Always remember that the U.S. Senate is the most anti-democratic institution in all of our governance. The fifty Republican senators collectively represent 41,549,808 fewer Americans than the 50 Democratic senators (out of a total population of 328,239,523). Mitch McConnell, the outgoing Senate Majority Leader and obstructionist-in-chief, represents only 4,467,673 Kentuckians, while wielding immense power. McConnell, you will recall, working from this minority base, first stonewalled the nomination of Merrick Garland to Supreme Court and then jettisoned the Senate filibuster rules (as applied to the Supreme Court) to place three Federalist Society justices on the Court for life. The Supreme Court, thanks to McConnell’s machinations, is now also a minority-controlled institution based on the populations represented by Senators who approved their nominations.
Now McConnell, even as he shifts from Majority to Minority Leader in the Senate, is using his remaining leverage in an attempt to extract a promise from Democrats that they will not exercise “the nuclear option” and take the final step to rid the Senate of the even greater minority stranglehold on Senate business offered them by the Senate filibuster, aka the “cloture rules.” McConnell wants Democrats to negotiate away the very power that McConnell himself exercised in his minority takeover of the Supreme Court. McConnell’s demand should provoke outrage. The prospect that Democrats will jettison the filibuster is an important tool (as is the threat of adding justices to the Supreme Court). Neither action is currently contemplated. To take either action would require solid agreement among the 50 Democratic Senators and Kamala Harris. Such agreement [think Joe Manchin (D-WV) and Kristin Sinema (D-AZ)] is currently lacking, but what of that agreement after eight or ten months of continued Republican minority obstructionism that blocks each and ever Democratic legislative effort? To give up those threats would be like asking Democrats to voluntarily neuter themselves.
So what is this filibuster, anyway? What is its history? In an impeccably timed new book, “Kill Switch: The Rise of the Modern Senate and The Crippling of American Democracy,” Adam Jentleson lays out the Senate filibuster’s history current use. An interview with Mr. Jentleson entitled “The Racist History Of The Senate Filibuster” on Terry Gross’s Fresh Air is available in your browser or as a podcast. It is a lesson in civics and the anti-democratic nature of our governance. (The discussion of the book starts at 8:17 in the program, if you’re pressed for time. At least in the browser version you can see the text of the interview by clicking the rightmost icon [parallel horizontal bars] in the blue “40 minute listen” line.)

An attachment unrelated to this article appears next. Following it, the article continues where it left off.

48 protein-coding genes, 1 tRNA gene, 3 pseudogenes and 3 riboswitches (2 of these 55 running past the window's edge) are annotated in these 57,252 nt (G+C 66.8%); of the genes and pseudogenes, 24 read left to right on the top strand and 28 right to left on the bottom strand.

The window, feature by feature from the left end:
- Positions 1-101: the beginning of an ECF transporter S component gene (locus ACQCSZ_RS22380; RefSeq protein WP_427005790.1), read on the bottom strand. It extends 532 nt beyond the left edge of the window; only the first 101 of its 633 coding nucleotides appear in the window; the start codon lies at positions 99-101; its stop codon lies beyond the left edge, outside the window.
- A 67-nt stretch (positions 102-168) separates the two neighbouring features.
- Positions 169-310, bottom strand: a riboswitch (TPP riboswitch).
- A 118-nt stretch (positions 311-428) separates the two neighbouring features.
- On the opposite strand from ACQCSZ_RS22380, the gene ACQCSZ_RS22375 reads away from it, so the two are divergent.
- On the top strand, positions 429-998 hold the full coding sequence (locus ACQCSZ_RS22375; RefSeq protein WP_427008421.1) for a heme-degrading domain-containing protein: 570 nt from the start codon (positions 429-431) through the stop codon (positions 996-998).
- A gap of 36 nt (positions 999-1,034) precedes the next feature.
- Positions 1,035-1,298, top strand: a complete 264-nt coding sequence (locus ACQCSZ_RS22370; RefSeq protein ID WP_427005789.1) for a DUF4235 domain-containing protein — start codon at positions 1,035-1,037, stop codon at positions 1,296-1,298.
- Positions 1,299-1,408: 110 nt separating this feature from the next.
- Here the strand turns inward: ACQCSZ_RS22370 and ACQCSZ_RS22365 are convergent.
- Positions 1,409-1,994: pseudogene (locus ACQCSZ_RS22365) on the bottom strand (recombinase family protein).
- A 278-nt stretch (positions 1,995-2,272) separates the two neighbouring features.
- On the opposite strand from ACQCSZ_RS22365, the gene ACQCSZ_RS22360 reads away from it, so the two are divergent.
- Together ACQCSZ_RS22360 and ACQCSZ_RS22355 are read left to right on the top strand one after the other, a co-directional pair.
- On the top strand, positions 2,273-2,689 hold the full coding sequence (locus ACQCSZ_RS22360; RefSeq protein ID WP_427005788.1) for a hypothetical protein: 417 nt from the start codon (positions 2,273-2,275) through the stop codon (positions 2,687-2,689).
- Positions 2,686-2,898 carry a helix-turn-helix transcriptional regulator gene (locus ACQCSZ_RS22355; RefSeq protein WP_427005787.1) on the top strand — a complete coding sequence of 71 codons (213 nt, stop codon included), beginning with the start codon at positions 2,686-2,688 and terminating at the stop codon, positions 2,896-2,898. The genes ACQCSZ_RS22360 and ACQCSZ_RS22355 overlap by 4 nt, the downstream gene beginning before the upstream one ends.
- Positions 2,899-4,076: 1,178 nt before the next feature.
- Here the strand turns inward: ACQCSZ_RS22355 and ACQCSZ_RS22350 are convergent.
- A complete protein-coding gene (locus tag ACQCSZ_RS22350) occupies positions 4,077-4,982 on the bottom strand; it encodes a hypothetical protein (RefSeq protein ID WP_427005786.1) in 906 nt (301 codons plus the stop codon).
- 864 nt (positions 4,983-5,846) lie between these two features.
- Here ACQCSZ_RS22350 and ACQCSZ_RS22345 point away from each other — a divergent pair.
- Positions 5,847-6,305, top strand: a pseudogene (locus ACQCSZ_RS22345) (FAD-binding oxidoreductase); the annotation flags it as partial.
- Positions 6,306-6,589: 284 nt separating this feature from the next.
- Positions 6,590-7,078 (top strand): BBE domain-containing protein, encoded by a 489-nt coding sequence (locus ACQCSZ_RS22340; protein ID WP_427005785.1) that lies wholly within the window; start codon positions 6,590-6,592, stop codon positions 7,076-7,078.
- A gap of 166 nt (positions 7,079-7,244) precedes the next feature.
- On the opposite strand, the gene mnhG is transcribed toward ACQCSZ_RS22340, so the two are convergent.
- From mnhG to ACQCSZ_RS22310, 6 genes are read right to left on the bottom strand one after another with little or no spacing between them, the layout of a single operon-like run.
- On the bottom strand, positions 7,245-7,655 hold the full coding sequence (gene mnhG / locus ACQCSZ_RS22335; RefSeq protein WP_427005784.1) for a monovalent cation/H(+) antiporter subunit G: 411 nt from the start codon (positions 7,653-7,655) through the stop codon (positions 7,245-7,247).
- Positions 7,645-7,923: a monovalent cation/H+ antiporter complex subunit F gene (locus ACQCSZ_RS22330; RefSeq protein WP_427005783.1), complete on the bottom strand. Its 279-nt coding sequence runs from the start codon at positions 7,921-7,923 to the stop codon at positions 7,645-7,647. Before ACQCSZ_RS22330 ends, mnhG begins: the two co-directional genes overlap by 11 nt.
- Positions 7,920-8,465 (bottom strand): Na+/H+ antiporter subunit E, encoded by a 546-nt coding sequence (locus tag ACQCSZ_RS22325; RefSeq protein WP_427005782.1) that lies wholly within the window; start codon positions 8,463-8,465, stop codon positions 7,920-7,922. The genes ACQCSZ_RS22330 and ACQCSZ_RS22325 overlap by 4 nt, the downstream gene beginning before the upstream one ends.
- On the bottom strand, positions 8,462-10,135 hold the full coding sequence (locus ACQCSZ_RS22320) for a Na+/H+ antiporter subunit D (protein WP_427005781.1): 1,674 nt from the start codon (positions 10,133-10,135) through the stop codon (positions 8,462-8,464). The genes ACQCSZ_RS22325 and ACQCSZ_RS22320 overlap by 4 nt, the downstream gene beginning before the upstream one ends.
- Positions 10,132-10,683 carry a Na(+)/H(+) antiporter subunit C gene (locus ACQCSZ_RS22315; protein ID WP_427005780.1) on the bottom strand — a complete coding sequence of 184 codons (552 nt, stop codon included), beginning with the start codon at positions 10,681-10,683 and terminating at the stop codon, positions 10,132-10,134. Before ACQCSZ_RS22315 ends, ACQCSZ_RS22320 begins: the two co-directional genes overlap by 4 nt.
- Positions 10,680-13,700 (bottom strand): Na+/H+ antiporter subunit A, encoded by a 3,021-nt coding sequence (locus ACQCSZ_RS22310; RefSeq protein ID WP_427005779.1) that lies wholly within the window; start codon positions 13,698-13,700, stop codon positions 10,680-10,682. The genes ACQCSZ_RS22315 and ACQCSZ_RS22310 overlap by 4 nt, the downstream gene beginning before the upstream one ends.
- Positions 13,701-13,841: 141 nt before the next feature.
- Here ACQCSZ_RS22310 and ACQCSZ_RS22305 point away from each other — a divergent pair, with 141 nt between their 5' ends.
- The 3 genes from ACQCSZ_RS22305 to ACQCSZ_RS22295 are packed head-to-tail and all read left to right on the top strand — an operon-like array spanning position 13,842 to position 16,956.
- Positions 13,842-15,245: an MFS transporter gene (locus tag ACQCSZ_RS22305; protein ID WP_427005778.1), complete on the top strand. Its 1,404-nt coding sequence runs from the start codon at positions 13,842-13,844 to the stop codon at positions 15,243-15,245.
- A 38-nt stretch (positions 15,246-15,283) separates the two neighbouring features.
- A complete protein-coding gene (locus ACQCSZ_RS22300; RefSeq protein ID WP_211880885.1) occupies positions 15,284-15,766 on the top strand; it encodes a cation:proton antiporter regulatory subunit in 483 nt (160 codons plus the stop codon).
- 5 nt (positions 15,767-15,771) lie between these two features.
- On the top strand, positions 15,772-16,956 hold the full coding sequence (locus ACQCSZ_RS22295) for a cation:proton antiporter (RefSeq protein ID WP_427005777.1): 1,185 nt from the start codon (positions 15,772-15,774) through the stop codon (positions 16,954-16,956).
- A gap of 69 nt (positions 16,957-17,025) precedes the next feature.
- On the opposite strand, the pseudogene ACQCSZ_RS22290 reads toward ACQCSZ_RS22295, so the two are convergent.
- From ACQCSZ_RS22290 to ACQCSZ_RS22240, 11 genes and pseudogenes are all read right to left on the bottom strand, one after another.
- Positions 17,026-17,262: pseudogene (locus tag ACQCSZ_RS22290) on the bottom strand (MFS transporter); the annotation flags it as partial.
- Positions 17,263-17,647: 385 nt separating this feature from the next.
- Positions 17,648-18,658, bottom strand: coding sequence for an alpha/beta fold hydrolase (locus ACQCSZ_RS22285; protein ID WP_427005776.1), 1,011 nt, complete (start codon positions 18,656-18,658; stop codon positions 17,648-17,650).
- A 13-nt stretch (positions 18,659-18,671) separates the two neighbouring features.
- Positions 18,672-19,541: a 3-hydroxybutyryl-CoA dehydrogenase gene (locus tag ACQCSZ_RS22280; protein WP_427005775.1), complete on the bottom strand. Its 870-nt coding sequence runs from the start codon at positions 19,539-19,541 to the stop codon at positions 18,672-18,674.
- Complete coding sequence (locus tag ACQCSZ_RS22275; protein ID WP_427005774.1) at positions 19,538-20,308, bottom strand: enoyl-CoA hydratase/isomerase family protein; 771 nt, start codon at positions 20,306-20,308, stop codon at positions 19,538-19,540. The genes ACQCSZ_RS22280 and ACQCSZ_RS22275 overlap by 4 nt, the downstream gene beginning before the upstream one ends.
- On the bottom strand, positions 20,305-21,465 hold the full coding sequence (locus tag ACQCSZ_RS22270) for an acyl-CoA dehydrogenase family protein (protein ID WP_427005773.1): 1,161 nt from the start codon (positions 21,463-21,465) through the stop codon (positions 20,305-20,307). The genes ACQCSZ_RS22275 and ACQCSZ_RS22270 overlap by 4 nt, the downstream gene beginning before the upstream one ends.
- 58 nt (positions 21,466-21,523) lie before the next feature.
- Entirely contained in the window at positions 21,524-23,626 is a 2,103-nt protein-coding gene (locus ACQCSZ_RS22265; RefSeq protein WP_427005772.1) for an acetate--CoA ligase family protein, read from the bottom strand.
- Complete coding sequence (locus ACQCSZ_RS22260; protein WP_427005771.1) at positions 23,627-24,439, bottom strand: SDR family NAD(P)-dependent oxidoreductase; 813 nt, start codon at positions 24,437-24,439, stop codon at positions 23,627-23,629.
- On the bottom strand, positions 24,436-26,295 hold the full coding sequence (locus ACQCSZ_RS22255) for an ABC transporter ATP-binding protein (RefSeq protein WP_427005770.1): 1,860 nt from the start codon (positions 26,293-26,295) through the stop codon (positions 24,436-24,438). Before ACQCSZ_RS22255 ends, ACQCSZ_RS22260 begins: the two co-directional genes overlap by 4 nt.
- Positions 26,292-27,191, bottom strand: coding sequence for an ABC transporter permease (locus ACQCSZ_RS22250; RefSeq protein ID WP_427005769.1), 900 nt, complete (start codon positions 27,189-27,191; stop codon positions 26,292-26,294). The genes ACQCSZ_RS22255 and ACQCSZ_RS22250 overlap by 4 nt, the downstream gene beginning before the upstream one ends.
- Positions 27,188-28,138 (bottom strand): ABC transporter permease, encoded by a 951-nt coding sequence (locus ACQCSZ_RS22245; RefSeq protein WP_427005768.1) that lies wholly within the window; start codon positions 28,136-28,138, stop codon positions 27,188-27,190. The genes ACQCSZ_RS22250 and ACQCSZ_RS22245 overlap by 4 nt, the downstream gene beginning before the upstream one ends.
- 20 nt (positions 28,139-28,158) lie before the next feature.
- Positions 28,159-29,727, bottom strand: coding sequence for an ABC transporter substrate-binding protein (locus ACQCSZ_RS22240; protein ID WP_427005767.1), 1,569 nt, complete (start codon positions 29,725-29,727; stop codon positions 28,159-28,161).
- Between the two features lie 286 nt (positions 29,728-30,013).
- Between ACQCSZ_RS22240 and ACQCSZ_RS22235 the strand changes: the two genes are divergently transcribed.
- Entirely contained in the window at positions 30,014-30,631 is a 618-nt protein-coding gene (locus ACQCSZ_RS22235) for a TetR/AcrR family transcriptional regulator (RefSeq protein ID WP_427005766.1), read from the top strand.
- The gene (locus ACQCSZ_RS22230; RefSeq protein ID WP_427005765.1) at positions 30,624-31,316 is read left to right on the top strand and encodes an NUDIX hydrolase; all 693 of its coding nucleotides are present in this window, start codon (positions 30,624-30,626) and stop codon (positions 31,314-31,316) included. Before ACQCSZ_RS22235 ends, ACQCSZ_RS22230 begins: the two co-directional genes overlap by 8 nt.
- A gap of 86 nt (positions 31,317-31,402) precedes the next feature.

Here’s the bare-bones summary: The Senate filibuster arose out of the efforts starting in the 1830’s by Sen. John C. Calhoun, a flagrantly white supremacist southern Senator, for the purpose of blocking anti-slavery legislation. None of the founding fathers ever spoke of or advocated for a filibuster. By the time Calhoun pushed for it the founders were all dead. The filibuster has no roots in the U.S. Constitution. For the 87 years between the end of Reconstruction and 1964 the filibuster was only used to block civil rights legislation. The modern filibuster has become so routinized that all it requires is for one senator to send an email invoking it, a mechanism that assures McConnell of the ability to block nearly all legislation and bring the basic legislative function of Congress to a standstill. This is a blocking power that McConnell has used more than any other Senate leader. I still recommend the podcast and the book. You will emerge armed with facts–and angry.
What is McConnell’s negotiating strategy for trying to extract this promise from Democrats? It’s complicated. With Kamala Harris as the deciding vote, Democrats have a 51-50 majority in the U.S. Senate, but already Mitch McConnell (R-KY) is blocking the work of Senate, trying to extract a promise from Democrats to keep the Senate filibuster intact in its current form. How does this work?
Every two years we hold a national election (like the one last November) that changes the composition of Congress seated at the beginning of the following January, two months later. With each new two year Congress (this new one is the 117th), both houses start the session by voting in a new set of rules (the “organizing resolution”). Unless new rules are established, the House and Senate would carry on under rules established at the beginning of the last Congress. Usually the organizing resolution is done mostly within the majority party, the changes are perfunctory, the legislative body passes the resolution by majority vote within its chamber and off they go. The process of rules change is seldom newsworthy, but with Mitch McConnell negotiating nothing is ever easy. This is only the fourth time the U.S. Senate has been evenly divided, so there isn’t a lot of precedent. (The other three times this happened the even split was short-lived. There are a lot of old people in the Senate. They become ill and die. Sometimes they switch parties.)
From an article written by Abigail Abrams in the January 12 Time:
The first hurdle is the organizing resolution
Incoming Democratic Majority Leader Sen. Chuck Schumer and outgoing Republican Majority Leader Mitch McConnell will have to agree on a set of rules, known as an organizing resolution, which governs how the Senate works. The organizing resolution determines everything from committee membership and staff budgets, to who gets the best office space.